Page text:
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1 June 2007 BIOTIC AND ABIOTIC FACTORS AFFECTING LEPTOLEGNIA CHAPMANII INFECTION IN AEDES AEGYPTI
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Abstract

The effects of water volume, container surface area and the density of hosts and fungal zoospores on the infectivity of the oomycete fungus Leptolegnia chapmanii to Aedes aegypti were investigated in the laboratory. Late 3rd or early 4th instars from a laboratory colony were used as hosts in all assays. Fourth instars infected with L. chapmanii for 48 h (6.1 ± 0.2 × 104 zoospores/larva) were used as inoculum. Mortality rates were >90% in containers with 20 or fewer larvae when exposed to 1 infected larva, but they decreased to 37% in containers with 60 larvae. Mortality rates varied from 82% to 92% when healthy 4th instars were exposed to 1 and 2 infected larvae, respectively, whereas 100% mortality was obtained with ≥3 infected larvae. Infection and mortality rates in containers with volumes that varied from 300 to 5,000 ml but that had similar water surface area (397 cm2) varied from 89 to 92%, respectively. When water volume was held constant at 250 ml in containers with variable surface areas (14.5–875 cm2), larval mortality varied from 96% to 25%, respectively. The ability of L. chapmanii to infect mosquito larvae is dose dependent and influenced by larval density and surface area.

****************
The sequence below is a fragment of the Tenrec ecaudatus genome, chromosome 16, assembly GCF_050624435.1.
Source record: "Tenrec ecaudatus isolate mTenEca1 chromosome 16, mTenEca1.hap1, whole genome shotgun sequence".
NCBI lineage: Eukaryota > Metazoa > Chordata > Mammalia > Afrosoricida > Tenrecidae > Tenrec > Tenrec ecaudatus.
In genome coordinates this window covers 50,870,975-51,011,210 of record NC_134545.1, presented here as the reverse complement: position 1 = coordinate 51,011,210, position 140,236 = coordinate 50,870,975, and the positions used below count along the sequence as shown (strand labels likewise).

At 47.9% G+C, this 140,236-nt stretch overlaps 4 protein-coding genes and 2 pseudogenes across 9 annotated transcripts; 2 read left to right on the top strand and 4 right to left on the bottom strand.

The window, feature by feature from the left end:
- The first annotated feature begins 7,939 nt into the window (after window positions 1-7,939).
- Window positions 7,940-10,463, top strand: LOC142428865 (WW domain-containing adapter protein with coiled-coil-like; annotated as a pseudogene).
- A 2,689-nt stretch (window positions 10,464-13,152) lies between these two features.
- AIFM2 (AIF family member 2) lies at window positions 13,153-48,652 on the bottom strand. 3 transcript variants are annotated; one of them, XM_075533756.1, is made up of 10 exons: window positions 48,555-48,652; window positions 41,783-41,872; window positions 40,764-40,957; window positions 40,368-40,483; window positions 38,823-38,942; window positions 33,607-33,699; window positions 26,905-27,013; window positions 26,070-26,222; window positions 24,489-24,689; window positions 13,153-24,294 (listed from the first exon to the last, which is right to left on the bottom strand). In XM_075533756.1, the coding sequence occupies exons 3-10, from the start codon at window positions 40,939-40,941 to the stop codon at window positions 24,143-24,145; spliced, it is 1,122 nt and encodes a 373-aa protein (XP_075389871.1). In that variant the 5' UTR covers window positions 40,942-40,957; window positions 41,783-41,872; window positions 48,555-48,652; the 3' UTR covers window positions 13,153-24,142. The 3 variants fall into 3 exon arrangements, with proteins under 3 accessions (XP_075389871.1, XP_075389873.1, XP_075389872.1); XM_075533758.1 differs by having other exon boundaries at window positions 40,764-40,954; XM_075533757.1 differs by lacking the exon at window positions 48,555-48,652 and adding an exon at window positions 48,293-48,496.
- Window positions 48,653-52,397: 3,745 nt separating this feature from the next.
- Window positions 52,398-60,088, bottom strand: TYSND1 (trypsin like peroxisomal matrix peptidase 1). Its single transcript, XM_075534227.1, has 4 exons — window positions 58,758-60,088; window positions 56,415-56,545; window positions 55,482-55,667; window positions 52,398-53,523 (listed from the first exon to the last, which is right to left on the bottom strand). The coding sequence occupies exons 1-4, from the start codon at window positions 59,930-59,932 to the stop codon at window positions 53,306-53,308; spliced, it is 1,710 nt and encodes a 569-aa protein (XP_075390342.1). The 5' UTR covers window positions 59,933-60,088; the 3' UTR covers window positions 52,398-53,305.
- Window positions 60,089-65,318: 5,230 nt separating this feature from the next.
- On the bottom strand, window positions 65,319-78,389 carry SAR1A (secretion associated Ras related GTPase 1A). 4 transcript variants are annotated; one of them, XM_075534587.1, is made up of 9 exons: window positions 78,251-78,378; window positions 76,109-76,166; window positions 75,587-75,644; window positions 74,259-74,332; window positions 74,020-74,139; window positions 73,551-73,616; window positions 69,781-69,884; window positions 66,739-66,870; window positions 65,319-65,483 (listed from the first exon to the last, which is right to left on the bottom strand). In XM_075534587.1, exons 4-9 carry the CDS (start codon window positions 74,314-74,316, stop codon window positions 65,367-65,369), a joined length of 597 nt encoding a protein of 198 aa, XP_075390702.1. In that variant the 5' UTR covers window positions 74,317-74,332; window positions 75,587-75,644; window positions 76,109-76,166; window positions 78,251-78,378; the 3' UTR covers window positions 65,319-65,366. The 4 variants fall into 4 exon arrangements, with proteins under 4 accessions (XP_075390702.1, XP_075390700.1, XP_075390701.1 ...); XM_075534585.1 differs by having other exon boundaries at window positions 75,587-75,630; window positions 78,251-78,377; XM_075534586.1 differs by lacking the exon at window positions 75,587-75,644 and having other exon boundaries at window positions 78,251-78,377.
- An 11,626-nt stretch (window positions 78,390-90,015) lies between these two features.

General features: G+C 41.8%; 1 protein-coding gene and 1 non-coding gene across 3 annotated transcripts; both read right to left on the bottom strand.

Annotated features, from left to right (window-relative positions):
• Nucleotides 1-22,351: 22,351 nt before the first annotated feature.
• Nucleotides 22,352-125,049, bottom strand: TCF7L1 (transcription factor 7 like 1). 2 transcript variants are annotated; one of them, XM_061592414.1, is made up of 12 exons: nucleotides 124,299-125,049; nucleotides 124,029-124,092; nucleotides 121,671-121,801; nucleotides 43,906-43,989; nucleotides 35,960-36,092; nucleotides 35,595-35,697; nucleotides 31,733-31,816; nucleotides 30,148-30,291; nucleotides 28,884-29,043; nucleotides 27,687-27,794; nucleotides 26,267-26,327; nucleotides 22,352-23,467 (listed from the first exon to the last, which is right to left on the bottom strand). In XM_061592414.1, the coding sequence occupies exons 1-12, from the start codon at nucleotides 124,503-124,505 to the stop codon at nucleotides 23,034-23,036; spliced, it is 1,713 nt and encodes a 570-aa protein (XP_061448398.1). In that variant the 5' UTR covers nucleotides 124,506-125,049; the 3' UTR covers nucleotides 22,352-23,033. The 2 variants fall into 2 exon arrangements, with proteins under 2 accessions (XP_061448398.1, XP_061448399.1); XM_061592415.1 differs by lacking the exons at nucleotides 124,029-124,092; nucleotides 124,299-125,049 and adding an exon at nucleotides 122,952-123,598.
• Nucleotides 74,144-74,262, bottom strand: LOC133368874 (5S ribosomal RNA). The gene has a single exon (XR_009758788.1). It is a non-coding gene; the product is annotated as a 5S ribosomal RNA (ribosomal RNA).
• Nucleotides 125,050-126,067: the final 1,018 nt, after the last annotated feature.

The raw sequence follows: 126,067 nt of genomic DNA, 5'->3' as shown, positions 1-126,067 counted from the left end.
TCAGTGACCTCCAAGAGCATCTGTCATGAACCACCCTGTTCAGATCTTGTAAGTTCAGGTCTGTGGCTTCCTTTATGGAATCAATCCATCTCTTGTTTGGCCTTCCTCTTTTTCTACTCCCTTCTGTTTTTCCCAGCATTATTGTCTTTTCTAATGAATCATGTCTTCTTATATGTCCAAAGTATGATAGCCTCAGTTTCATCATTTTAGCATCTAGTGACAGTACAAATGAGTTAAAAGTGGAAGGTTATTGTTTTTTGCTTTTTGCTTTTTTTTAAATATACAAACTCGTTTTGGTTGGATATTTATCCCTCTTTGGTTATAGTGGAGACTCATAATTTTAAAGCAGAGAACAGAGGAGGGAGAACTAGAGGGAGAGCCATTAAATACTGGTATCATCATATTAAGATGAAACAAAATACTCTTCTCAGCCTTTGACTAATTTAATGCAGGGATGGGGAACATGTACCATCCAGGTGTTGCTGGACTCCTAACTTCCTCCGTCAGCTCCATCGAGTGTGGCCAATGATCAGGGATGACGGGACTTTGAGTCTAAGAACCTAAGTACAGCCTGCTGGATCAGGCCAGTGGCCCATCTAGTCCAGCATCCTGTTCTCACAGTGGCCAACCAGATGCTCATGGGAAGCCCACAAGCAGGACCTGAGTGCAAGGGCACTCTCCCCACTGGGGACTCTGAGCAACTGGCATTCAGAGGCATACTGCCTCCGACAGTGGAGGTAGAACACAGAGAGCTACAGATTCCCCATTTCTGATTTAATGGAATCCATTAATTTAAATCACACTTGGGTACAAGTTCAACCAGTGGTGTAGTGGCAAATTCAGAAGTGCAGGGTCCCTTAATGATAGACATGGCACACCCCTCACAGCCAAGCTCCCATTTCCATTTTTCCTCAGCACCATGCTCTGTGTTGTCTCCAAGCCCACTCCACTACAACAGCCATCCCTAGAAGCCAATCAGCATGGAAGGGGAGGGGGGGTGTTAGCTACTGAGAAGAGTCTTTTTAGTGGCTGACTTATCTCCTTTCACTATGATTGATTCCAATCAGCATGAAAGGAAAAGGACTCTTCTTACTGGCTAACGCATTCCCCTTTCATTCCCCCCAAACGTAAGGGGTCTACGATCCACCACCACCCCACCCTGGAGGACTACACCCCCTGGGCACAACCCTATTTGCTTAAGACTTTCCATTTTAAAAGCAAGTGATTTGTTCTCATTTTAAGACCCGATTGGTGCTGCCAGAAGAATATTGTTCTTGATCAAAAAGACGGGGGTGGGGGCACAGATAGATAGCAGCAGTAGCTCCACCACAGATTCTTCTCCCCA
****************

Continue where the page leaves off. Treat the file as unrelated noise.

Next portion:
SEBASTIAN A. PELIZZA, CLAUDIA C. LÓPEZ LASTRA, James J. Becnel, VILMA BISARO, and JUAN J. GARCÍA "BIOTIC AND ABIOTIC FACTORS AFFECTING LEPTOLEGNIA CHAPMANII INFECTION IN AEDES AEGYPTI," Journal of the American Mosquito Control Association 23(2), 177-181, (1 June 2007). https://doi.org/10.2987/8756-971X(2007)23[177:BAAFAL]2.0.CO;2
Published: 1 June 2007
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